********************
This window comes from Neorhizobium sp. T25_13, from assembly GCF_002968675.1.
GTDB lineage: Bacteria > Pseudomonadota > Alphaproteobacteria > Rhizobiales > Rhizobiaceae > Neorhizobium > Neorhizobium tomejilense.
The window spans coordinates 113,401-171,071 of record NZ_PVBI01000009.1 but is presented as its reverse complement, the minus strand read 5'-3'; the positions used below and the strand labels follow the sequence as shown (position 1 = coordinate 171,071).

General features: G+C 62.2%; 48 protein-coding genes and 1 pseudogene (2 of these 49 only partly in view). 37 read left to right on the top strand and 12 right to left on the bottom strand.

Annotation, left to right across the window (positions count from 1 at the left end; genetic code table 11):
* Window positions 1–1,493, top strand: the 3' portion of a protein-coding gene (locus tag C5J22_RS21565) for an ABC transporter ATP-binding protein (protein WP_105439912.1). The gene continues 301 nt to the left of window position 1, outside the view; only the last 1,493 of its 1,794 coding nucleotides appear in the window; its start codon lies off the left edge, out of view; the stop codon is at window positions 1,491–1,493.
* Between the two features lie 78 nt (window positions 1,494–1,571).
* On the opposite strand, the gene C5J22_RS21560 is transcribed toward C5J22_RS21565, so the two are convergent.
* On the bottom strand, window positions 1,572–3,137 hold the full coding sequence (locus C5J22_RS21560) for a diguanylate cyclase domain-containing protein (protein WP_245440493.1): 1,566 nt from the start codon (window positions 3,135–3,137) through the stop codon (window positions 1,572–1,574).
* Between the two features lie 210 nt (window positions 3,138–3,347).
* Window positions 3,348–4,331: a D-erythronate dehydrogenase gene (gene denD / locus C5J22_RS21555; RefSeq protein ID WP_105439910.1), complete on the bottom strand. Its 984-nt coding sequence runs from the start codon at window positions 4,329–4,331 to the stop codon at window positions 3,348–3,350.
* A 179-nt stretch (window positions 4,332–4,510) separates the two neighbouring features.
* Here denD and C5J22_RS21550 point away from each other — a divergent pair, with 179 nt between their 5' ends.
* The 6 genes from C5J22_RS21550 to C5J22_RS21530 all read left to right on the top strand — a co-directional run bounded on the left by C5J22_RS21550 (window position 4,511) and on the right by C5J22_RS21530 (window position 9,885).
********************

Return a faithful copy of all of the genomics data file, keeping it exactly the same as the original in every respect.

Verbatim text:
This window comes from Neorhizobium sp. T25_13, from assembly GCF_002968675.1.
GTDB lineage: Bacteria > Pseudomonadota > Alphaproteobacteria > Rhizobiales > Rhizobiaceae > Neorhizobium > Neorhizobium tomejilense.
The window spans coordinates 113,401-171,071 of record NZ_PVBI01000009.1 but is presented as its reverse complement, the minus strand read 5'-3'; the positions used below and the strand labels follow the sequence as shown (position 1 = coordinate 171,071).

General features: G+C 62.2%; 48 protein-coding genes and 1 pseudogene (2 of these 49 only partly in view). 37 read left to right on the top strand and 12 right to left on the bottom strand.

Annotation, left to right across the window (positions count from 1 at the left end; genetic code table 11):
* Window positions 1–1,493, top strand: the 3' portion of a protein-coding gene (locus tag C5J22_RS21565) for an ABC transporter ATP-binding protein (protein WP_105439912.1). The gene continues 301 nt to the left of window position 1, outside the view; only the last 1,493 of its 1,794 coding nucleotides appear in the window; its start codon lies off the left edge, out of view; the stop codon is at window positions 1,491–1,493.
* Between the two features lie 78 nt (window positions 1,494–1,571).
* On the opposite strand, the gene C5J22_RS21560 is transcribed toward C5J22_RS21565, so the two are convergent.
* On the bottom strand, window positions 1,572–3,137 hold the full coding sequence (locus C5J22_RS21560) for a diguanylate cyclase domain-containing protein (protein WP_245440493.1): 1,566 nt from the start codon (window positions 3,135–3,137) through the stop codon (window positions 1,572–1,574).
* Between the two features lie 210 nt (window positions 3,138–3,347).
* Window positions 3,348–4,331: a D-erythronate dehydrogenase gene (gene denD / locus C5J22_RS21555; RefSeq protein ID WP_105439910.1), complete on the bottom strand. Its 984-nt coding sequence runs from the start codon at window positions 4,329–4,331 to the stop codon at window positions 3,348–3,350.
* A 179-nt stretch (window positions 4,332–4,510) separates the two neighbouring features.
* Here denD and C5J22_RS21550 point away from each other — a divergent pair, with 179 nt between their 5' ends.
* The 6 genes from C5J22_RS21550 to C5J22_RS21530 all read left to right on the top strand — a co-directional run bounded on the left by C5J22_RS21550 (window position 4,511) and on the right by C5J22_RS21530 (window position 9,885).